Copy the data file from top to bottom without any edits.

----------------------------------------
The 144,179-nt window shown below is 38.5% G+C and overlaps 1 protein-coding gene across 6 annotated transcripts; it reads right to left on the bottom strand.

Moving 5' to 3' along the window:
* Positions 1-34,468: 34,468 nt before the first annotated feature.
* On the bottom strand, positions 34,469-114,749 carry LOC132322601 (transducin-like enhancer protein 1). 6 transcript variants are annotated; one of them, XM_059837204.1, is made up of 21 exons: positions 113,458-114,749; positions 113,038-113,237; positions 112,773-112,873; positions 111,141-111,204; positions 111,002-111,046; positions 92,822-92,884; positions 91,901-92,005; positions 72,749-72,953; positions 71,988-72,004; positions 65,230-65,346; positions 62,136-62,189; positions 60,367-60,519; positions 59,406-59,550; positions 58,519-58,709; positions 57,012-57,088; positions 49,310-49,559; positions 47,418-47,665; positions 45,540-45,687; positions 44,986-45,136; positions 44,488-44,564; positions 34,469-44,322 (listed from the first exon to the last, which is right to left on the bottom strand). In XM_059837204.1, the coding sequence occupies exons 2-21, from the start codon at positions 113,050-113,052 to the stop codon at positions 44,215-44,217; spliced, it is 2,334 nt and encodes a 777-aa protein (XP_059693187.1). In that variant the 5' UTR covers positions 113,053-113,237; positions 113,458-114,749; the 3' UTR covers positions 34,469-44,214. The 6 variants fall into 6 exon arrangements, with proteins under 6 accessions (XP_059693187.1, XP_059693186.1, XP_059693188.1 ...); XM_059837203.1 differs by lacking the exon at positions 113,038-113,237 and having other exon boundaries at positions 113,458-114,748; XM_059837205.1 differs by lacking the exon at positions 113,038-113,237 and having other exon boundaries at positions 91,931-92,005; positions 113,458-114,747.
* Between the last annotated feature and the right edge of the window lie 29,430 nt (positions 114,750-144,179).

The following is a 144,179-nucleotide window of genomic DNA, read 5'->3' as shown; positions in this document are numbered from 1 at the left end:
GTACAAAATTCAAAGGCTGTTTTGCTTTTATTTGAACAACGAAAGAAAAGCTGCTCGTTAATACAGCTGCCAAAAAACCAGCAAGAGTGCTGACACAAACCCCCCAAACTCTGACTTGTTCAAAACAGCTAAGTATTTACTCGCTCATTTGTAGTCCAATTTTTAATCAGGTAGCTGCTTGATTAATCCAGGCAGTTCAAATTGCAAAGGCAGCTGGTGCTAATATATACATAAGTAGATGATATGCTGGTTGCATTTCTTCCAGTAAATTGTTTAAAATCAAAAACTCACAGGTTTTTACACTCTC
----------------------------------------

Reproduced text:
The 144,179-nt window shown below is 38.5% G+C and overlaps 1 protein-coding gene across 6 annotated transcripts; it reads right to left on the bottom strand.

Moving 5' to 3' along the window:
* Positions 1-34,468: 34,468 nt before the first annotated feature.
* On the bottom strand, positions 34,469-114,749 carry LOC132322601 (transducin-like enhancer protein 1). 6 transcript variants are annotated; one of them, XM_059837204.1, is made up of 21 exons: positions 113,458-114,749; positions 113,038-113,237; positions 112,773-112,873; positions 111,141-111,204; positions 111,002-111,046; positions 92,822-92,884; positions 91,901-92,005; positions 72,749-72,953; positions 71,988-72,004; positions 65,230-65,346; positions 62,136-62,189; positions 60,367-60,519; positions 59,406-59,550; positions 58,519-58,709; positions 57,012-57,088; positions 49,310-49,559; positions 47,418-47,665; positions 45,540-45,687; positions 44,986-45,136; positions 44,488-44,564; positions 34,469-44,322 (listed from the first exon to the last, which is right to left on the bottom strand). In XM_059837204.1, the coding sequence occupies exons 2-21, from the start codon at positions 113,050-113,052 to the stop codon at positions 44,215-44,217; spliced, it is 2,334 nt and encodes a 777-aa protein (XP_059693187.1). In that variant the 5' UTR covers positions 113,053-113,237; positions 113,458-114,749; the 3' UTR covers positions 34,469-44,214. The 6 variants fall into 6 exon arrangements, with proteins under 6 accessions (XP_059693187.1, XP_059693186.1, XP_059693188.1 ...); XM_059837203.1 differs by lacking the exon at positions 113,038-113,237 and having other exon boundaries at positions 113,458-114,748; XM_059837205.1 differs by lacking the exon at positions 113,038-113,237 and having other exon boundaries at positions 91,931-92,005; positions 113,458-114,747.
* Between the last annotated feature and the right edge of the window lie 29,430 nt (positions 114,750-144,179).

The following is a 144,179-nucleotide window of genomic DNA, read 5'->3' as shown; positions in this document are numbered from 1 at the left end:
GTACAAAATTCAAAGGCTGTTTTGCTTTTATTTGAACAACGAAAGAAAAGCTGCTCGTTAATACAGCTGCCAAAAAACCAGCAAGAGTGCTGACACAAACCCCCCAAACTCTGACTTGTTCAAAACAGCTAAGTATTTACTCGCTCATTTGTAGTCCAATTTTTAATCAGGTAGCTGCTTGATTAATCCAGGCAGTTCAAATTGCAAAGGCAGCTGGTGCTAATATATACATAAGTAGATGATATGCTGGTTGCATTTCTTCCAGTAAATTGTTTAAAATCAAAAACTCACAGGTTTTTACACTCTC